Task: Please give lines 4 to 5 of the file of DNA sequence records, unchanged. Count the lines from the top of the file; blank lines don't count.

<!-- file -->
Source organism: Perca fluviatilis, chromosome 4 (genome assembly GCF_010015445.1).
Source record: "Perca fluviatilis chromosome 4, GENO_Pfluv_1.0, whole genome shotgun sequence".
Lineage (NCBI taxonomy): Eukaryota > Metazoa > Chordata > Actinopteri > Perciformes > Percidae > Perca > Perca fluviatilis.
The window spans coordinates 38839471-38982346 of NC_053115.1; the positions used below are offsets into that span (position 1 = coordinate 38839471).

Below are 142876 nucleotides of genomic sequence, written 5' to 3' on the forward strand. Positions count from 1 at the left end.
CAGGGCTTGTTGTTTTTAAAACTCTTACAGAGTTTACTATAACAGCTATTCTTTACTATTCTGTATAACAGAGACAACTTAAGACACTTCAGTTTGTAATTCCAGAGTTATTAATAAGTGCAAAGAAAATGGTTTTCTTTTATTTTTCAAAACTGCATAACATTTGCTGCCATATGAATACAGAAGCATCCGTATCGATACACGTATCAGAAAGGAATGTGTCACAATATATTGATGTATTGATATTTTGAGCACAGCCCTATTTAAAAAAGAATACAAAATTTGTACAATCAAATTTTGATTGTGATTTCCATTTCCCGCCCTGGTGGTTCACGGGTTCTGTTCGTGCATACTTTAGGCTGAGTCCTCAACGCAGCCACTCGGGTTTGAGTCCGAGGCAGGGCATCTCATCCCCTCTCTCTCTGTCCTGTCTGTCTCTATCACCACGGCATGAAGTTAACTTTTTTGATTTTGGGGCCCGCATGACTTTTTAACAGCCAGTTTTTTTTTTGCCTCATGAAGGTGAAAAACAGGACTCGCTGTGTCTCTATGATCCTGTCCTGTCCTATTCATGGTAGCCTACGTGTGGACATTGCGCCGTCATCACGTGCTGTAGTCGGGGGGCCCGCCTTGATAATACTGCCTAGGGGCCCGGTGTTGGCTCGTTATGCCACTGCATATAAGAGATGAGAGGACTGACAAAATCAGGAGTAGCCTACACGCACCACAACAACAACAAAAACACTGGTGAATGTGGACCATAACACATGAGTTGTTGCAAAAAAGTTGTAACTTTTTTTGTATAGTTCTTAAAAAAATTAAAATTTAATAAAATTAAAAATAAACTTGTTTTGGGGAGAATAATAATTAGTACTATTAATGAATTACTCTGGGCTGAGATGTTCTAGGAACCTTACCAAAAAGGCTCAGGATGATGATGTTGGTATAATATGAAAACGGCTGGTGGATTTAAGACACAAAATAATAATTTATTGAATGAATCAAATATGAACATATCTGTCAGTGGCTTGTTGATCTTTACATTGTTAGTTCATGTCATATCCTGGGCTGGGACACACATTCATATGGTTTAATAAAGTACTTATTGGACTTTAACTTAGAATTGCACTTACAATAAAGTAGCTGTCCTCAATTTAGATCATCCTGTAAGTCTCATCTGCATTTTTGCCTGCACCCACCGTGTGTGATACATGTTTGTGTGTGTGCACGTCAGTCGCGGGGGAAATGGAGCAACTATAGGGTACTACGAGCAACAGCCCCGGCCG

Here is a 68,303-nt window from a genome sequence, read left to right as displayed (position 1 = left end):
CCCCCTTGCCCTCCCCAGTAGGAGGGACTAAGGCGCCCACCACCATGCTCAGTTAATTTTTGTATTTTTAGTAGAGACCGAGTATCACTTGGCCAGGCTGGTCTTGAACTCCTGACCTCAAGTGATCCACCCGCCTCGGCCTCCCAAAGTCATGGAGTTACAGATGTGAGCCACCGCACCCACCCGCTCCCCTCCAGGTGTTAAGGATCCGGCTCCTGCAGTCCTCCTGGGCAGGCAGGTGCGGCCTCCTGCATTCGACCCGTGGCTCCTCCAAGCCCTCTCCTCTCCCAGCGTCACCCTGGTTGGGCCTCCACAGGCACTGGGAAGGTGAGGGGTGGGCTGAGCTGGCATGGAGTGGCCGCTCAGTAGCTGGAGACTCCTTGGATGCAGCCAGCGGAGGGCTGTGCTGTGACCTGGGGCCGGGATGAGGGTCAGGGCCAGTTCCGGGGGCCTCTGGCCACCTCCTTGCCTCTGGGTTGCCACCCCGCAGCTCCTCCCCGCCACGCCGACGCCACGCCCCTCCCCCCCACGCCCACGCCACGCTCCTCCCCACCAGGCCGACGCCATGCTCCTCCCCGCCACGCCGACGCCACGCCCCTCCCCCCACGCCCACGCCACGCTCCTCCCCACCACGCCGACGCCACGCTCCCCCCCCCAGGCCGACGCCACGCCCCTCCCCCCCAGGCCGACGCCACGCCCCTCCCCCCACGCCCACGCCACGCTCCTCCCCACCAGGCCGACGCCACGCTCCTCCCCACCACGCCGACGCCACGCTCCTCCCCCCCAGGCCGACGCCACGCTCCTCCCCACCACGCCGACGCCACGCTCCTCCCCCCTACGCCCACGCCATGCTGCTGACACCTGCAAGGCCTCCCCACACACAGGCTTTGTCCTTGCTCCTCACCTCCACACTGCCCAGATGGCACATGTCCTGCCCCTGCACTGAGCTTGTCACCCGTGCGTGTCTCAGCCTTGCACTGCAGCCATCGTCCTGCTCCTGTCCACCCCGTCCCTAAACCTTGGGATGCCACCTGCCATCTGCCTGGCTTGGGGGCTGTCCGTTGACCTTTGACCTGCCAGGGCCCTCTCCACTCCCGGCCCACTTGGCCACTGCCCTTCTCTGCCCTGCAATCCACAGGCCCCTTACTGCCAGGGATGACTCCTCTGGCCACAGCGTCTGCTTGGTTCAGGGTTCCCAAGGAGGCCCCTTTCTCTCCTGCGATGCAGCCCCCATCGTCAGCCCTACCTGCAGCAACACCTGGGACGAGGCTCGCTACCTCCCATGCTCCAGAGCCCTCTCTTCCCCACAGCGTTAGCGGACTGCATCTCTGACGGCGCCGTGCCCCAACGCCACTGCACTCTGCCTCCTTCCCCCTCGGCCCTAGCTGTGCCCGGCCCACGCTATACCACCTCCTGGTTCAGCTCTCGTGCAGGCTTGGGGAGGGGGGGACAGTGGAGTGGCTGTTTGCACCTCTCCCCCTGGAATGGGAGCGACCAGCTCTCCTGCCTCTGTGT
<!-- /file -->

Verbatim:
The window spans coordinates 38839471-38982346 of NC_053115.1; the positions used below are offsets into that span (position 1 = coordinate 38839471).

Below are 142876 nucleotides of genomic sequence, written 5' to 3' on the forward strand. Positions count from 1 at the left end.